When Prayut plays tough

When Prayut plays tough

Sackings send shockwaves through the halls of power

Deputy Prime Minister and Palang Pracharath Party leader Gen Prawit Wongsuwon arrives at Government House for a cabinet meeting on Tuesday. (Photo: Chanat Katanyu)
Deputy Prime Minister and Palang Pracharath Party leader Gen Prawit Wongsuwon arrives at Government House for a cabinet meeting on Tuesday. (Photo: Chanat Katanyu)

Prime Minister Prayut Chan-o-cha's strong-handed approach in sacking Capt Thamanat Prompow from the cabinet has caught many off guard including Deputy Prime Minister and Palang Pracharath Party (PPRP) leader Prawit Wongsuwon, his brother-in-arms.

Capt Thamanat has been accused of being behind a move to topple Gen Prayut in last week's censure debate.

The PPRP leader is said to have been informed of the sacking after the removal was royally endorsed and up for public announcement. It's reported that Gen Prayut did not offer much of an explanation to Gen Prawit except that he had his reasons and he would take care of things.

It is known that Capt Thamanat and Narumon Pinyosinwat, who was also sacked from the deputy labour minister role, are close to Gen Prawit and have allegedly tried to keep other PPRP figures from the party leader's inner circle. There are concerns about their growing party clout.

While those at Government House were aware that Gen Prayut sought an audience with the King following the censure debate, they speculated it involved the upcoming annual military reshuffle, not the fate of Capt Thamanat and Ms Narumon.

Gen Prayut and Capt Thamanat were believed to have cleared the air in a meeting hosted by Gen Prawit ahead of the censure vote last Saturday. The prime minister survived the censure motion and he appeared content with the outcome.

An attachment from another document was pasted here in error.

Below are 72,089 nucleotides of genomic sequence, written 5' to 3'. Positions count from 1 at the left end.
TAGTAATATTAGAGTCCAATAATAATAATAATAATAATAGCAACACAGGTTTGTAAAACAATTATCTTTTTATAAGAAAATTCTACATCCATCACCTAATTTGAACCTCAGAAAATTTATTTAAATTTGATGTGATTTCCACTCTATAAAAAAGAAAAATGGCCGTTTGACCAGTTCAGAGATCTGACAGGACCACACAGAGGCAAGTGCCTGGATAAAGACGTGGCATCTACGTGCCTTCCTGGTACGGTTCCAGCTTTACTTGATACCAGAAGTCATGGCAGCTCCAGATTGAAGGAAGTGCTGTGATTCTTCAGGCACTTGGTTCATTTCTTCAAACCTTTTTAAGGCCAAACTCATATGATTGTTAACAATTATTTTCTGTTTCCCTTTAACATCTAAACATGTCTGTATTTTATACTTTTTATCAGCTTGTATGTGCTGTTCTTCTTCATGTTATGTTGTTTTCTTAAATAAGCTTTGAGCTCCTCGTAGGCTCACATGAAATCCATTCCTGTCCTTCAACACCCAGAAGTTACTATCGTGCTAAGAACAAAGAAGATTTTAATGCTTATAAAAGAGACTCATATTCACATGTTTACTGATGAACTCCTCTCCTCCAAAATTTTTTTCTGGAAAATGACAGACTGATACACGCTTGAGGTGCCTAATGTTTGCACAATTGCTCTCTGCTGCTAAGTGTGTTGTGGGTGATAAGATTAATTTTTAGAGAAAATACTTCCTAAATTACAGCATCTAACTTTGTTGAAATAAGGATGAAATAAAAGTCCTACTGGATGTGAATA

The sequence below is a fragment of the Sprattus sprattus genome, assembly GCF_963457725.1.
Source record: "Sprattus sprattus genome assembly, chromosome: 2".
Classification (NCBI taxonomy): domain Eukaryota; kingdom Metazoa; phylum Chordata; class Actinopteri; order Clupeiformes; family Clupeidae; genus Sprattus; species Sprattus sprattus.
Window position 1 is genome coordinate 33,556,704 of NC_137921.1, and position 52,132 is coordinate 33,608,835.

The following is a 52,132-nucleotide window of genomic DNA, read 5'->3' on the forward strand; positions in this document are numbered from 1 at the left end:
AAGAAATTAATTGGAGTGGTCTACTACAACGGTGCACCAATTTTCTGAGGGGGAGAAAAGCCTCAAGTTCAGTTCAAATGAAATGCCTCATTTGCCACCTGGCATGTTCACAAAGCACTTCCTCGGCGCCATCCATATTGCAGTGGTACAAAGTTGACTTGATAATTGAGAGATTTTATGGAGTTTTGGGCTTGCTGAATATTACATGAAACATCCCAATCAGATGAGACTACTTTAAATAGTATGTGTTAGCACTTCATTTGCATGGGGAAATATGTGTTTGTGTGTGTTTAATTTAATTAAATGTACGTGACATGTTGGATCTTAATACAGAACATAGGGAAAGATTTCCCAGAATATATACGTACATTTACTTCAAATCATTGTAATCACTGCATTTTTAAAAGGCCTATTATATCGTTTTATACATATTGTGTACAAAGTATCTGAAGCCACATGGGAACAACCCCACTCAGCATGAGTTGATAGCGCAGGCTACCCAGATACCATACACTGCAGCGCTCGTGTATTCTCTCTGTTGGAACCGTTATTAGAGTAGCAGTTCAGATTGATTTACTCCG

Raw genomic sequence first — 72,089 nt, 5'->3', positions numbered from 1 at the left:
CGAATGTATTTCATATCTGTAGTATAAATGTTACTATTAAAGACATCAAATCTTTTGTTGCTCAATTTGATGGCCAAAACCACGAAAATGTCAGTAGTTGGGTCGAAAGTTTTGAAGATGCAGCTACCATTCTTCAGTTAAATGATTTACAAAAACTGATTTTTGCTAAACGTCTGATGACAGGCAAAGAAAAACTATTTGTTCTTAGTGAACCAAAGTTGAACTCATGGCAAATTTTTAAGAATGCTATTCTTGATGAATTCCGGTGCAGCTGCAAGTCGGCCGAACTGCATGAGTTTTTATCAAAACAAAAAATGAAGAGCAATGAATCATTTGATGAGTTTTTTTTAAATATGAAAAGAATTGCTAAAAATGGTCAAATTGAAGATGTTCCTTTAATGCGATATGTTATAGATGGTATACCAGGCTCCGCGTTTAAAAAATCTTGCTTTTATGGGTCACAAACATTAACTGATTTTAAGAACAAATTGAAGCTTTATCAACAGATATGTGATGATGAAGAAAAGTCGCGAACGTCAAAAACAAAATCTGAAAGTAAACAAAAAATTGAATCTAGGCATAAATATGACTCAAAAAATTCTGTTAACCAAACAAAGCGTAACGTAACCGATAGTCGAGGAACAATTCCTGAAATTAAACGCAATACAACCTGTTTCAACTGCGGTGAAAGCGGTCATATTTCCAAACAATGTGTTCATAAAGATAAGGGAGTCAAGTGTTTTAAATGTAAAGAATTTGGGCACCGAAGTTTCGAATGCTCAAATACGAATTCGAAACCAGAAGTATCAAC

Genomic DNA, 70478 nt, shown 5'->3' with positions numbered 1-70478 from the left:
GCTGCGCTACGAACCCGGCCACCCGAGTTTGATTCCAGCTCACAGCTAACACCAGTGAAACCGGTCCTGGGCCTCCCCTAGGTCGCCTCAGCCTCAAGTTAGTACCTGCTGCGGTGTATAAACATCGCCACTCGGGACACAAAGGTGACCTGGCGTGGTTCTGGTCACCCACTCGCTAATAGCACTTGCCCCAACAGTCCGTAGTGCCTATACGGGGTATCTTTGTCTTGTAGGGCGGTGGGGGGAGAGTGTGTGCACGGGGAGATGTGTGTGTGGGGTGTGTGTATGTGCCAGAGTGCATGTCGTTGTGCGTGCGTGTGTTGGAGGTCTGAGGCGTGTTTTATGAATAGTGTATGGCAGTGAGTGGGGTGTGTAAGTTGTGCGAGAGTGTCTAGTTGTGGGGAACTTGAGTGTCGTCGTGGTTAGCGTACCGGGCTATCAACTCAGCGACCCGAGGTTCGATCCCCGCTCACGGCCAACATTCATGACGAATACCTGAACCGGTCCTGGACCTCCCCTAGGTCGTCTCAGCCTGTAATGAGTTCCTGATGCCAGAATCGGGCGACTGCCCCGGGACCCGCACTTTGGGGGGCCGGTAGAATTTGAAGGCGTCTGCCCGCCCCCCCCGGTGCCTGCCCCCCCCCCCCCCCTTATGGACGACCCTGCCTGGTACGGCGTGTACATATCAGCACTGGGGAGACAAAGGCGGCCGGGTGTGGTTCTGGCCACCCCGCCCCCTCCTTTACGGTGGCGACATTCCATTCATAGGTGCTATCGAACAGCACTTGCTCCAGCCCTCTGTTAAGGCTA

In hindsight, Gen Prayut did show signs that things would not end well for Capt Thamanat. The premier reportedly gave Capt Thamanat the cold shoulder at the cabinet meeting on Tuesday. He was also quoted as telling National Defence College students at Government House on Thursday that there were times he let his guard down and was almost caught in an ambush.

The removal order was also released just as Capt Thamanat's resignation letter was circulated in what is widely seen as a move to confirm the minister was relieved from the post under Section 171 of the charter.

It is reported that Gen Prayut will narrow the political distance between himself and the PPRP MPs, instead of letting Gen Prawit take care of political work alone. Several PPRP key figures have offered to lend him a hand.

Even though Capt Thamanat has not resigned from the PPRP's secretary-general role, it is widely believed that his time with the party is running out. Deputy Finance Minister Santi Promphat is tipped to replace him after missing out on the chance in the previous party shake-up in which Capt Thamanat assumed the powerful position.

Some political analysts are convinced that the PPRP's future also depends on Capt Thamanat and his exit from the ruling party may spell its doom.

Gen Prayut's decisiveness is widely believed to have affected his relations with Gen Prawit and his position in the PPRP with the latter said to be mulling over washing his hands of politics. After the dismissal of the two deputy ministers, Gen Prawit has admitted to some that he was "disheartened and discouraged". However, he is unlikely to seek retirement from politics soon.

Gen Prayut needs to maintain solidarity between himself and his two military brethren -- Gen Prawit and Interior Minister Gen Anupong Paojinda -- to maintain the government's political strength so his administration remains intact for its full term until 2023.

The move also sends a message to PPRP MPs and coalition partners that Gen Prayut can be tough when needed.

For his supporters, Capt Thamanat's departure will do more good for the government than harm. Despite his political clout, he's a controversial politician with a questionable background.

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